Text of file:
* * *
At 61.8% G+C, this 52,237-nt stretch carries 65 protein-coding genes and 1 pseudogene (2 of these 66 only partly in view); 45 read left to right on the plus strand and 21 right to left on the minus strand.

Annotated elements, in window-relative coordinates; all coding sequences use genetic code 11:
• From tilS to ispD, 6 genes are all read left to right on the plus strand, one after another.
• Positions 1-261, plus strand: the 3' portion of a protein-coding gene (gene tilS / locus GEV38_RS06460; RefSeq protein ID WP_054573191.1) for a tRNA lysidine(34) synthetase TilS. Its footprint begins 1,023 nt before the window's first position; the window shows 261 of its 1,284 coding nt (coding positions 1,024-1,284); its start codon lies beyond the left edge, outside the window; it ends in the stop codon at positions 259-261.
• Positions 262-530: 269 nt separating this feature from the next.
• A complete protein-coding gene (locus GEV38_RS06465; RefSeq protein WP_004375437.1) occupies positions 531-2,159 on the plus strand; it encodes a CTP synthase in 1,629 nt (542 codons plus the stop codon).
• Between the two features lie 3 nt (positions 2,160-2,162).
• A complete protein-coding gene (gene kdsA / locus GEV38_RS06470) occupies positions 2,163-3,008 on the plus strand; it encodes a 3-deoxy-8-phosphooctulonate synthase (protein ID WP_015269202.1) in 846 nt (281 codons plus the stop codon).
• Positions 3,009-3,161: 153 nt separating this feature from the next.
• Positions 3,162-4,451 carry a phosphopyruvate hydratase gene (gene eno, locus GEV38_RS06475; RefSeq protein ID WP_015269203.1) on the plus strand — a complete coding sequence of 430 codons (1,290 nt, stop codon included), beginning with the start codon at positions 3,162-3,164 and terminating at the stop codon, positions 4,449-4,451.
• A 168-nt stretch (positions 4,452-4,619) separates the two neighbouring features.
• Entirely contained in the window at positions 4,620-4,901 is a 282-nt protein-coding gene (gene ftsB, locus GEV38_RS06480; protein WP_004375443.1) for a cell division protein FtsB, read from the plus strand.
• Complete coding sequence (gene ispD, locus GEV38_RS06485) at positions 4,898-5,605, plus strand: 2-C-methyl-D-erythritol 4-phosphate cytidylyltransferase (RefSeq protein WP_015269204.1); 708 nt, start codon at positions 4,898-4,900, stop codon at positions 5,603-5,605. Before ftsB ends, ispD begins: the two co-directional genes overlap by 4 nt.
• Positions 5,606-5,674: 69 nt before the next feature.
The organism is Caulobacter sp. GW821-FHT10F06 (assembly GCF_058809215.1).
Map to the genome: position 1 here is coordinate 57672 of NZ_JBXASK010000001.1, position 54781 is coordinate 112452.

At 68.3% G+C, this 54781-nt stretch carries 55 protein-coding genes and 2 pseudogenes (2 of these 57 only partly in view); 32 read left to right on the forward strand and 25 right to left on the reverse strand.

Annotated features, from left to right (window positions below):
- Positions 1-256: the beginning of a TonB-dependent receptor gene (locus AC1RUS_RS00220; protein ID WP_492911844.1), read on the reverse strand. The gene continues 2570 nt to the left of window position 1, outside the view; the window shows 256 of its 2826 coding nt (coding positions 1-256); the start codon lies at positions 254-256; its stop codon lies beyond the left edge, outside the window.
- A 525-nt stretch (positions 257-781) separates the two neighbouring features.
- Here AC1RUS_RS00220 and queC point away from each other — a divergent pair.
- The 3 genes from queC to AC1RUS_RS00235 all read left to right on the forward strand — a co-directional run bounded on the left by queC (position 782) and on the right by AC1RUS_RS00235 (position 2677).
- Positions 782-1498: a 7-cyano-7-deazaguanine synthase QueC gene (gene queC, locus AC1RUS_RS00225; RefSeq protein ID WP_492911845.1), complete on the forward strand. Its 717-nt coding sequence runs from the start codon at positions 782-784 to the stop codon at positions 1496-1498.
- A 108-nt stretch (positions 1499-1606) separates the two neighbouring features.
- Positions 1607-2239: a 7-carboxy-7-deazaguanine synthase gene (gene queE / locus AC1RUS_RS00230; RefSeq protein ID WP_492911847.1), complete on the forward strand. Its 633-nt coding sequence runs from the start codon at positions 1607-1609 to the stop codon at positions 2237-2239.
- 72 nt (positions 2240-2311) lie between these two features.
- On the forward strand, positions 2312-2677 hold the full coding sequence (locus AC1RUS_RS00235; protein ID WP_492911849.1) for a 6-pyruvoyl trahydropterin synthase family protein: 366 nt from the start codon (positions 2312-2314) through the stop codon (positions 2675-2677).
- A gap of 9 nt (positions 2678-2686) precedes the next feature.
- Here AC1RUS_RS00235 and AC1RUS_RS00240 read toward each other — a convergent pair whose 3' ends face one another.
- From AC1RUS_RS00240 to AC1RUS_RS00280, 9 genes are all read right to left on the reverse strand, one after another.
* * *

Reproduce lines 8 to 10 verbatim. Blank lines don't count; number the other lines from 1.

• A complete protein-coding gene (gene kdsA / locus GEV38_RS06470) occupies positions 2,163-3,008 on the plus strand; it encodes a 3-deoxy-8-phosphooctulonate synthase (protein ID WP_015269202.1) in 846 nt (281 codons plus the stop codon).
• Positions 3,009-3,161: 153 nt separating this feature from the next.
• Positions 3,162-4,451 carry a phosphopyruvate hydratase gene (gene eno, locus GEV38_RS06475; RefSeq protein ID WP_015269203.1) on the plus strand — a complete coding sequence of 430 codons (1,290 nt, stop codon included), beginning with the start codon at positions 3,162-3,164 and terminating at the stop codon, positions 4,449-4,451.